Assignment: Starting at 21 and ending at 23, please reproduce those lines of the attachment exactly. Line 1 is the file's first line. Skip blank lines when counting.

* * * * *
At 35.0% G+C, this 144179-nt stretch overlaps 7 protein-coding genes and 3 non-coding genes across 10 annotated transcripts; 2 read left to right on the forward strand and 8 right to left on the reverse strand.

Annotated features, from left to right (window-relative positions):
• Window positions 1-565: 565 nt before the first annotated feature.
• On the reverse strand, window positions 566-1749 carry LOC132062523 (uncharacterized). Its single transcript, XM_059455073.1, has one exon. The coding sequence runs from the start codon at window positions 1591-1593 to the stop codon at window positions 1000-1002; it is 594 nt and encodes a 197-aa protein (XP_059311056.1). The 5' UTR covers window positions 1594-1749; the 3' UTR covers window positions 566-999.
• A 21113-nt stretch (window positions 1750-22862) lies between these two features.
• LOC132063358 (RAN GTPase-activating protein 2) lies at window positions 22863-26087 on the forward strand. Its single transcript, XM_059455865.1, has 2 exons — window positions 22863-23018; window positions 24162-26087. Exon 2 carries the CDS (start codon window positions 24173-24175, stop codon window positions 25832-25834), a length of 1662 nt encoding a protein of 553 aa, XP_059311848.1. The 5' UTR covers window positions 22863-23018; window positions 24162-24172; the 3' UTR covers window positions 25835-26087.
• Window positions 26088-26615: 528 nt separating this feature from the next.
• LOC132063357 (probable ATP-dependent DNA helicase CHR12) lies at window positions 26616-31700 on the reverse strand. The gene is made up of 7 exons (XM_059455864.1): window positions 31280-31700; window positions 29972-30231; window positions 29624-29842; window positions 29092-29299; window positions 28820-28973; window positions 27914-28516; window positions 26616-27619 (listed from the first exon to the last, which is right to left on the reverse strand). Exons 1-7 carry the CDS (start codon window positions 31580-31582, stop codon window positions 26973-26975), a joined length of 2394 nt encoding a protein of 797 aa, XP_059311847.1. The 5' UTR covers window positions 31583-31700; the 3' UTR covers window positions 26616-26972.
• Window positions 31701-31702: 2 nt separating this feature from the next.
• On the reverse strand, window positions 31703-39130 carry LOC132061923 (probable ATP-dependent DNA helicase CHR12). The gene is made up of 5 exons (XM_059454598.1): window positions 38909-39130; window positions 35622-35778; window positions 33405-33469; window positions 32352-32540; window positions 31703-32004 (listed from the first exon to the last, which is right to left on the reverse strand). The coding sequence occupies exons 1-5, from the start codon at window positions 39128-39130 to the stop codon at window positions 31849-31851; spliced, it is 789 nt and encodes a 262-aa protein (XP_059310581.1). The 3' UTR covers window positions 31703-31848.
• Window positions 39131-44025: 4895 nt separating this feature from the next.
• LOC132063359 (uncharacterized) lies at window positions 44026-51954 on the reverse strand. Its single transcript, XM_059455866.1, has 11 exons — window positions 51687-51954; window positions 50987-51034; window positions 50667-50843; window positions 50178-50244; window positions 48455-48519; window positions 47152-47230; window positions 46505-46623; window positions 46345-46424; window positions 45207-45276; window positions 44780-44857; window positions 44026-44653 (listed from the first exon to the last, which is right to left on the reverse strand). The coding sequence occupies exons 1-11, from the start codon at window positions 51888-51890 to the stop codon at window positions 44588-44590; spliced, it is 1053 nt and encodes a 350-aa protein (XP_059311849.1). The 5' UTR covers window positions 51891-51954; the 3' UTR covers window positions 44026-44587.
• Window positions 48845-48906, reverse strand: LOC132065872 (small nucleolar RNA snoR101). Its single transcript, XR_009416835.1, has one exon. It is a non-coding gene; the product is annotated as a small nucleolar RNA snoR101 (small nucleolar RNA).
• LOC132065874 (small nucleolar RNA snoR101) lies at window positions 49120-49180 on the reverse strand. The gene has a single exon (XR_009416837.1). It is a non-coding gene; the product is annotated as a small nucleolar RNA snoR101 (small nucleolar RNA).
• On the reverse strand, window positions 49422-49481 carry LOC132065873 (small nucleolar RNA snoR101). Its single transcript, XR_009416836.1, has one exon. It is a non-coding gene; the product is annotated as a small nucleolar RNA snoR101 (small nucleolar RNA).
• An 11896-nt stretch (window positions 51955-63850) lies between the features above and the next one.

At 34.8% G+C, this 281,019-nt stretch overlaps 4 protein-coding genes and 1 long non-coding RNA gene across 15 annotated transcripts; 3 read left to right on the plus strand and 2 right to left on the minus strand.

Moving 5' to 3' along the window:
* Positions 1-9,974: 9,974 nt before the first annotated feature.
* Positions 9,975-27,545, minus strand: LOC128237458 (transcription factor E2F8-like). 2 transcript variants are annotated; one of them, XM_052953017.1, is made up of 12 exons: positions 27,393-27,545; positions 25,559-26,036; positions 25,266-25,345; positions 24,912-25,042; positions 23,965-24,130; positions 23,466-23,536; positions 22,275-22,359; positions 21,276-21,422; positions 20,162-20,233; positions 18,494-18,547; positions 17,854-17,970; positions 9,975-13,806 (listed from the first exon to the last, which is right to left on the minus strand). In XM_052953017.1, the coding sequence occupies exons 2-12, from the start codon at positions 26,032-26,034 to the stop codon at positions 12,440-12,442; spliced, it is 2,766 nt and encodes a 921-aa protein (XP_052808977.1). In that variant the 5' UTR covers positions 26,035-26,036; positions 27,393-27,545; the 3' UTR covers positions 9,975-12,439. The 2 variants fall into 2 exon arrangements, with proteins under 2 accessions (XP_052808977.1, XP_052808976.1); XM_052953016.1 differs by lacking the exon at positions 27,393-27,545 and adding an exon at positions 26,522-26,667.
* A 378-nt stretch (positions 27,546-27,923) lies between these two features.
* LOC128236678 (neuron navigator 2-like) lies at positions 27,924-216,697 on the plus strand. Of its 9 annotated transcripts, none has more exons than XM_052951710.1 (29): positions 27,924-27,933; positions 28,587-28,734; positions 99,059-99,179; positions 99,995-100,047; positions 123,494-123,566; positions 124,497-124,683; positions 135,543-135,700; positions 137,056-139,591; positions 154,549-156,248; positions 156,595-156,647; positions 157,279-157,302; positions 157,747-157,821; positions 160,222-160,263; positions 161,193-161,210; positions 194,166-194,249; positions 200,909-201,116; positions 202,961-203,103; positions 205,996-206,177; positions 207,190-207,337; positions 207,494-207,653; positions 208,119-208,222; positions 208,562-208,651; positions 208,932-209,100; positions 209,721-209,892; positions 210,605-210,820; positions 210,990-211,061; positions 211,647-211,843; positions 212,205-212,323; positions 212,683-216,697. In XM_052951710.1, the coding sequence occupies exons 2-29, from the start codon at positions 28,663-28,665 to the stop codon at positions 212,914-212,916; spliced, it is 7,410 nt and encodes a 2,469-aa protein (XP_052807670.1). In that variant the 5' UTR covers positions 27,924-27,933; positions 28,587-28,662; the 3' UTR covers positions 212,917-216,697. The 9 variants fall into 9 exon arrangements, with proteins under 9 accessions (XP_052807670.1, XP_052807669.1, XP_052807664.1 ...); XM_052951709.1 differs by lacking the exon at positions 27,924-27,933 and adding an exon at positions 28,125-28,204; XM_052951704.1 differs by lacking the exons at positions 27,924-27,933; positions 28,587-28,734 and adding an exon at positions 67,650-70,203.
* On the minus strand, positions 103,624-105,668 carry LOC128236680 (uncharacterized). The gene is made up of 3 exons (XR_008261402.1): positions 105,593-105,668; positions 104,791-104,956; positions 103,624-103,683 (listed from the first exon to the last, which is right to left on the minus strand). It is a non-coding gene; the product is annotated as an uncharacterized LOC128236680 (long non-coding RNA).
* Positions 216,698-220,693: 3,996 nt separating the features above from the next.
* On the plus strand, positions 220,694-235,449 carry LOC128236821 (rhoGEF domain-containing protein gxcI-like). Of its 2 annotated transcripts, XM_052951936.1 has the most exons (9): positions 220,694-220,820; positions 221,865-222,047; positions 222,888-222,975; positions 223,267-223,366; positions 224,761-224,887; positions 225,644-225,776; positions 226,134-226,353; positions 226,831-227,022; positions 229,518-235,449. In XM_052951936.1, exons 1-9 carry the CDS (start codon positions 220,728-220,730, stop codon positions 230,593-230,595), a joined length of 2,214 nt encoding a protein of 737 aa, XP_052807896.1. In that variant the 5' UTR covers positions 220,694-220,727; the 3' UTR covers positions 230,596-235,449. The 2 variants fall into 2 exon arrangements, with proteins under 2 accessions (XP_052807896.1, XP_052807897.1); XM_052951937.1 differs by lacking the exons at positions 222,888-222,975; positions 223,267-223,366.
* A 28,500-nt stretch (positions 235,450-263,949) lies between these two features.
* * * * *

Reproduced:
* A 378-nt stretch (positions 27,546-27,923) lies between these two features.
* LOC128236678 (neuron navigator 2-like) lies at positions 27,924-216,697 on the plus strand. Of its 9 annotated transcripts, none has more exons than XM_052951710.1 (29): positions 27,924-27,933; positions 28,587-28,734; positions 99,059-99,179; positions 99,995-100,047; positions 123,494-123,566; positions 124,497-124,683; positions 135,543-135,700; positions 137,056-139,591; positions 154,549-156,248; positions 156,595-156,647; positions 157,279-157,302; positions 157,747-157,821; positions 160,222-160,263; positions 161,193-161,210; positions 194,166-194,249; positions 200,909-201,116; positions 202,961-203,103; positions 205,996-206,177; positions 207,190-207,337; positions 207,494-207,653; positions 208,119-208,222; positions 208,562-208,651; positions 208,932-209,100; positions 209,721-209,892; positions 210,605-210,820; positions 210,990-211,061; positions 211,647-211,843; positions 212,205-212,323; positions 212,683-216,697. In XM_052951710.1, the coding sequence occupies exons 2-29, from the start codon at positions 28,663-28,665 to the stop codon at positions 212,914-212,916; spliced, it is 7,410 nt and encodes a 2,469-aa protein (XP_052807670.1). In that variant the 5' UTR covers positions 27,924-27,933; positions 28,587-28,662; the 3' UTR covers positions 212,917-216,697. The 9 variants fall into 9 exon arrangements, with proteins under 9 accessions (XP_052807670.1, XP_052807669.1, XP_052807664.1 ...); XM_052951709.1 differs by lacking the exon at positions 27,924-27,933 and adding an exon at positions 28,125-28,204; XM_052951704.1 differs by lacking the exons at positions 27,924-27,933; positions 28,587-28,734 and adding an exon at positions 67,650-70,203.
* On the minus strand, positions 103,624-105,668 carry LOC128236680 (uncharacterized). The gene is made up of 3 exons (XR_008261402.1): positions 105,593-105,668; positions 104,791-104,956; positions 103,624-103,683 (listed from the first exon to the last, which is right to left on the minus strand). It is a non-coding gene; the product is annotated as an uncharacterized LOC128236680 (long non-coding RNA).